How different is God’s standard from that of the philosophers, who said that man was the measure of all things! They could not have uttered a greater lie; for I use plain words about a very serious thing, and refuse pleasant compliments where the deepest interests are at stake. I say that the grand standing maxim of the Greek philosophy was a falsehood. Not man but Christ is the measure of all things. He of whom we have been speaking — the Truth — alone truly measures all things. Accordingly this is just the reason why I press it so strongly this day. The word of God is the written form of it — the fully-expressed manner of giving it to us in Scripture. But do you not see one that runs through all the book — a person that we can and do love above all?2 I can understand valuing, prizing, honouring a book; but we can love a person as even a book cannot be loved. Hence it is that you cannot have real faith in Jesus without love to His person, as He is Himself the full expression of God’s love, found nowhere else in perfection. For although there are manifestations of divine bounty and goodness everywhere around us, there is always a sad falling short, and how often moral perplexity and contradiction even for the thoughtful, in this world! There is, no doubt, a beautiful exuberance of life in the spring; but as surely as possible there is the extinction of its leaves and fruits before the winter closes. And so if there be the bloom of man’s life, there is more palpably the inroad of decrepitude and death at last. Everything in this world is thus tarnished and spoiled; the reason of which is simply that man is departed from God. But then another Man is gone up to God, and is glorified straightway — not in heaven alone, but in God Himself. And there is the true place to behold man now — in Christ’s person. It is not only that we see the true man now, the perfect image of what man is in Christ; but we learn the God-given place of man in heaven at the right hand of God. And Christ is gone to prepare a place for us.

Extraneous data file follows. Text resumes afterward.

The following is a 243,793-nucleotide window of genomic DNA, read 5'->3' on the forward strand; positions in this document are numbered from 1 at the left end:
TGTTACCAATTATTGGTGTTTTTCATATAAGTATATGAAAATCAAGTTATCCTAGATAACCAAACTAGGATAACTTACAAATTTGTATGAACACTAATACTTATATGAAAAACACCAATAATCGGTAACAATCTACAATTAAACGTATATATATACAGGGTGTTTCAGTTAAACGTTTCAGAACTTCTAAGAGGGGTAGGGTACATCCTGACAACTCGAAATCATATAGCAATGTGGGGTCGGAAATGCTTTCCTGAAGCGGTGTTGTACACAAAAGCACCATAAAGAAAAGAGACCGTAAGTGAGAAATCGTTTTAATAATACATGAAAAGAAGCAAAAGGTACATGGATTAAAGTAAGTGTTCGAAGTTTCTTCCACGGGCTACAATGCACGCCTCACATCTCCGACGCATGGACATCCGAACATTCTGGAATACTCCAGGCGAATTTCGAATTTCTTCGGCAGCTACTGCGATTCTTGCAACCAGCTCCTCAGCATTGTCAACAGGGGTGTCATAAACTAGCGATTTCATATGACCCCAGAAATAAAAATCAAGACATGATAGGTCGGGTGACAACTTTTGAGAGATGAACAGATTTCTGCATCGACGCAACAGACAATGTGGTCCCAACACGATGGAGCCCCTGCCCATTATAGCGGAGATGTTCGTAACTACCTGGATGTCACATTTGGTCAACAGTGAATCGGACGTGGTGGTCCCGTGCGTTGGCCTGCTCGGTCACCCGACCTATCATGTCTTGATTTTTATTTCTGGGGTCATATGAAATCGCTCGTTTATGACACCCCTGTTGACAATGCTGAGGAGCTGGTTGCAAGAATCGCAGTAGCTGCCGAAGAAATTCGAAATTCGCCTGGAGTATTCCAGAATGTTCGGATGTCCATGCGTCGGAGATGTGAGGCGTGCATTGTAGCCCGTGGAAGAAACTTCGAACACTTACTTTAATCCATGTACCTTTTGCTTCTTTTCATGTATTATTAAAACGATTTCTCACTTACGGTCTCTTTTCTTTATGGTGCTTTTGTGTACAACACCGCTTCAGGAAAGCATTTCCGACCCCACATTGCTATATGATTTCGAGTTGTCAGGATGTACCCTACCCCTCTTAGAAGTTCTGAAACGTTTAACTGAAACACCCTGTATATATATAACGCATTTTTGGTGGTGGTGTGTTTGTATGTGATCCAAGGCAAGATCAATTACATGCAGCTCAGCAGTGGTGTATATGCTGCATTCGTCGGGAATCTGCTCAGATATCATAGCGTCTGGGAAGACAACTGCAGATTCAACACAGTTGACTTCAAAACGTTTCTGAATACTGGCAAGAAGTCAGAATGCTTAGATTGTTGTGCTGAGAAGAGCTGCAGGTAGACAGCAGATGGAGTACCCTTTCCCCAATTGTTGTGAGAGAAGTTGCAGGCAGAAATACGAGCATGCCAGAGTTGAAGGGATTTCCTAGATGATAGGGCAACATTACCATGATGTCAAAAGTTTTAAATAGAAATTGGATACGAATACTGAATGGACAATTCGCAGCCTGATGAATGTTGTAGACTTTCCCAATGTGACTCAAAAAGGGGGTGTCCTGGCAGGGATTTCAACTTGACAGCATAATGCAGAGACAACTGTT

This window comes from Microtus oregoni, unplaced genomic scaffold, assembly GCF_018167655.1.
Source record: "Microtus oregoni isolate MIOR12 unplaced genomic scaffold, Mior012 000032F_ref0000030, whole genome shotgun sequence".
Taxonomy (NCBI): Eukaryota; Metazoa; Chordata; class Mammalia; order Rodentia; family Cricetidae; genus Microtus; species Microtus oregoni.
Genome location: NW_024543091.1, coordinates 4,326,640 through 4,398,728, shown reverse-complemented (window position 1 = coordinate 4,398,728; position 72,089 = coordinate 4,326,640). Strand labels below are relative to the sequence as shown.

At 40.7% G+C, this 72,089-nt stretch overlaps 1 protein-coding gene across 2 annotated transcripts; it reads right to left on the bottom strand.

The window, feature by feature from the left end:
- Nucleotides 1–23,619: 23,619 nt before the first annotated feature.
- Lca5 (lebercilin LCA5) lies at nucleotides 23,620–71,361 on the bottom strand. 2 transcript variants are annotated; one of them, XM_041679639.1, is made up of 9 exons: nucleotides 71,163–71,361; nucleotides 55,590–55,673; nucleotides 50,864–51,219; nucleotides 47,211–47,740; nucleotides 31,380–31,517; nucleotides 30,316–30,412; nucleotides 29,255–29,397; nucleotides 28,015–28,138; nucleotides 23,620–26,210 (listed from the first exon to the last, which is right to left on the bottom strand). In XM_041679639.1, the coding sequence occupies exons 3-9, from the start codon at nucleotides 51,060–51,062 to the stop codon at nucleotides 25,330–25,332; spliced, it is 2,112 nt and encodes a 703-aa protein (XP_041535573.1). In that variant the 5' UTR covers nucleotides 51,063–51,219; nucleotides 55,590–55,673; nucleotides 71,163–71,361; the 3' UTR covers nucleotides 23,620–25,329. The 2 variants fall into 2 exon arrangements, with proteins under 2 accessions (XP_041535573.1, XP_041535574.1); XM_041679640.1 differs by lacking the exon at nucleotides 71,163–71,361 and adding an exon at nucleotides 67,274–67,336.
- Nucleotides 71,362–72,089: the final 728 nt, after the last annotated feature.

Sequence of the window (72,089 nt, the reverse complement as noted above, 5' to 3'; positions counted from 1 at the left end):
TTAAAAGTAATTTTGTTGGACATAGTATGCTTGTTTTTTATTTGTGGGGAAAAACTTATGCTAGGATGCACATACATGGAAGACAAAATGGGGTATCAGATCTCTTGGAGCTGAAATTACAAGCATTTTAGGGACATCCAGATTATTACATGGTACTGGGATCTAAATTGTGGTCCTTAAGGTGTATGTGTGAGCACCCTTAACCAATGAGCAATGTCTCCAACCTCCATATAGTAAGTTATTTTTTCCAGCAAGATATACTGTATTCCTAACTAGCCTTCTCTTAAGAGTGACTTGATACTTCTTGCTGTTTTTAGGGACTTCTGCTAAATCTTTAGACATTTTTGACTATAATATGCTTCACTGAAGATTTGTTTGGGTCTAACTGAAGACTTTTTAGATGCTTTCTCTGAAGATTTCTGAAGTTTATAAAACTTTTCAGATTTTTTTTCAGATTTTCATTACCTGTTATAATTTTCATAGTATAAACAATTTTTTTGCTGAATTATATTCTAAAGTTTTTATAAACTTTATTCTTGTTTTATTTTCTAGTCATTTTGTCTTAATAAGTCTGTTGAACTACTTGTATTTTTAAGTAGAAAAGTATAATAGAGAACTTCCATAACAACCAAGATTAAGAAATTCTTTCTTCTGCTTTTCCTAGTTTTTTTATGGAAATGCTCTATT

More than this; it is only by looking at Christ that I know the future according to God any: more than the present place of the Christian. The nations are wearying themselves in the very fire for vanity, trying this expedient and that to improve the world. I do not wonder that statesmen have weary heads; I do not wonder that there is constant change and disappointment; for in point of fact it is only man trying to patch up a thing that cannot be mended. But then here is what God will do. With Him is no patching up, but the bringing in what He calls a new creation. This is what God has in hand. He does not mean alone to bring glory to Himself by taking men up to heaven to be with Christ there, and reign with Him, but also to bless men under Christ’s reign on earth. And how does one know this? By bringing Christ into the consideration of man here below. God has promised Christ the earth, and all things; for He did not merely reconcile those that believed, but all things. Consequently it is there we see the triumph of the truth as against all the rationalizing of men. Rationalism merely allows of man’s experience whereby to judge all else. According to it man cannot work miracles, and therefore there were none! man cannot prophesy, and therefore there could not be prophecy! Everything in this school is founded on man’s little circle of power, knowledge, and experience; but man is far from being the measure of everything, — is, in fact, the measure of nothing. Christ is the measure of all things. Christ is the truth, and that is what I have wished to press on you.